|Livestock Research for Rural Development 26 (7) 2014||Guide for preparation of papers||LRRD Newsletter||
Citation of this paper
The study was conducted in Enebse Sar Midir district of East Gojjam Zone, Ethiopia, with the main objective of investigating the smallholder goat husbandry practices. For the study, data were collected by interviewing 150 sample households who are selected purposively from three agro ecologies using semi-structured questionnaire. The data were analyzed using SPSS (version 16). The survey result showed that the major feed source and water sources for goats were natural pasture (48.7%) and river water (81.3%), respectively. Goats are housed for protection from adverse climatic conditions and predators. The most common type of goat house in the study area is the one which is constructed attached to the family house sharing the common wall. Majority (80.7%) of farmers in the study area practice castration of goats for the purpose of fattening and selling. The majority (54.5%) of farmers in the area used modern method (using Burdizzo) of castration. The major reason for culling of goats in the area was reported to be old age (48.9%). The overall mean age at first kidding and kidding interval was reported to be 12.2 ± 0.17and 7.39 ± 0.09 months, respectively. Disease and parasites and feed shortage were reported to be the two major constraints of goat production in the area. Even though the current productivity of goats in the area is fairly good, full potential need to be exploited by improving husbandry practices, applying appropriate disease prevention methods and applying strategic forage development and feeding practices.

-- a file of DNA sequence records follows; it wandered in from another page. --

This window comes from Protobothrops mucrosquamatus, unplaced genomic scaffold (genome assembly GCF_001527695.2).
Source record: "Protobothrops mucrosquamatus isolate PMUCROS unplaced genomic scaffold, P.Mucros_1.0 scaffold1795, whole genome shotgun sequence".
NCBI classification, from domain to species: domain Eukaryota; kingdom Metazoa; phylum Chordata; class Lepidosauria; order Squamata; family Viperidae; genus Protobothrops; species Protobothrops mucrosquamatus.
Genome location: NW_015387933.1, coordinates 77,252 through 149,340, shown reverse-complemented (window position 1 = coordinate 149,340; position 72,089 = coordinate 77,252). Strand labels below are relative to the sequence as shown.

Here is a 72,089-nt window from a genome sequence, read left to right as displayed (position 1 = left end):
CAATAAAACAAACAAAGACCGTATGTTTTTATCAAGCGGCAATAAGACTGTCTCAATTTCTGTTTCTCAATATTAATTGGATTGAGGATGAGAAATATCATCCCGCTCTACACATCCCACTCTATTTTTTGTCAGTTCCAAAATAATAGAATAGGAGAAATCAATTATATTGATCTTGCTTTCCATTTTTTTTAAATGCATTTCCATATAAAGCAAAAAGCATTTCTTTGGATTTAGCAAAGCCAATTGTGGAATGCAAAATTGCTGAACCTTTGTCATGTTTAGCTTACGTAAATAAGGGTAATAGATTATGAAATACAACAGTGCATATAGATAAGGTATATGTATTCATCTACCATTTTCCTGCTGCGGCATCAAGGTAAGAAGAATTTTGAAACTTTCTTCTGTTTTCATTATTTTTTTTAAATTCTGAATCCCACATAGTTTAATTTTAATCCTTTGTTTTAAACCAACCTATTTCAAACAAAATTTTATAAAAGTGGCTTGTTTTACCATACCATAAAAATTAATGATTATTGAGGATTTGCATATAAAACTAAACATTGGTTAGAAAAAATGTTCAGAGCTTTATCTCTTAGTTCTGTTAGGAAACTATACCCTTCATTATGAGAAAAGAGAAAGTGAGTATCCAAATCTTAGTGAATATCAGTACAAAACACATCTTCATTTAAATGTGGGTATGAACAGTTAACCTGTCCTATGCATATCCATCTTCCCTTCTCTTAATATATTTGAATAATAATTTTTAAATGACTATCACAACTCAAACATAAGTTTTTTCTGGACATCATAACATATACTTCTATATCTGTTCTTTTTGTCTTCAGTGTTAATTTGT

Key words: castration practice, constraints, culling practice
Animal husbandry is the major occupation in agriculture, which from time memorial have played a significant role in improving the rural economy. Livestock sector is directly linked to the livelihoods of more than 70% of rural households. Cattle wealth is still considered as an index of wealth among rural community (Chinnaiah 2012). Apart from generating employment and income, it also provides products like milk, meat, egg, wool, bone, skin, hide, offal, manure (dung) and draught power (Sivapathi 2011). Mismanagement (poor feeding, watering), poor hygiene and precarious housing conditions all contributed to the incidence of disease and high mortality and low productivity of goats (Niekerk and Pimentel 2004).
Small ruminants are integral part of livestock keeping in Sub-Saharan Africa (SSA) that are mainly kept for immediate cash sources, milk, meat, wool, manure, and saving or risk distribution (Kosgey 2004). Rearing of small ruminants (shoats) plays a very important role in the lives of households in developing countries. This is because small ruminants provide the easiest and most readily accessible source of credit available to meet immediate social and financial obligations (Isaac and Titilayo 2012).
According to Lebbie (2004), goats account for about 30% of Africa's ruminant livestock population and contribute to about 17 and 12% of the total meat and milk production, respectively. Sub-Saharan Africa (SSA) accounts for over 60% of the total goat population in Africa, with estimated 147 million goats representing about 80 indigenous breeds or strains distributed across all agro ecological zones and ruminant livestock production systems.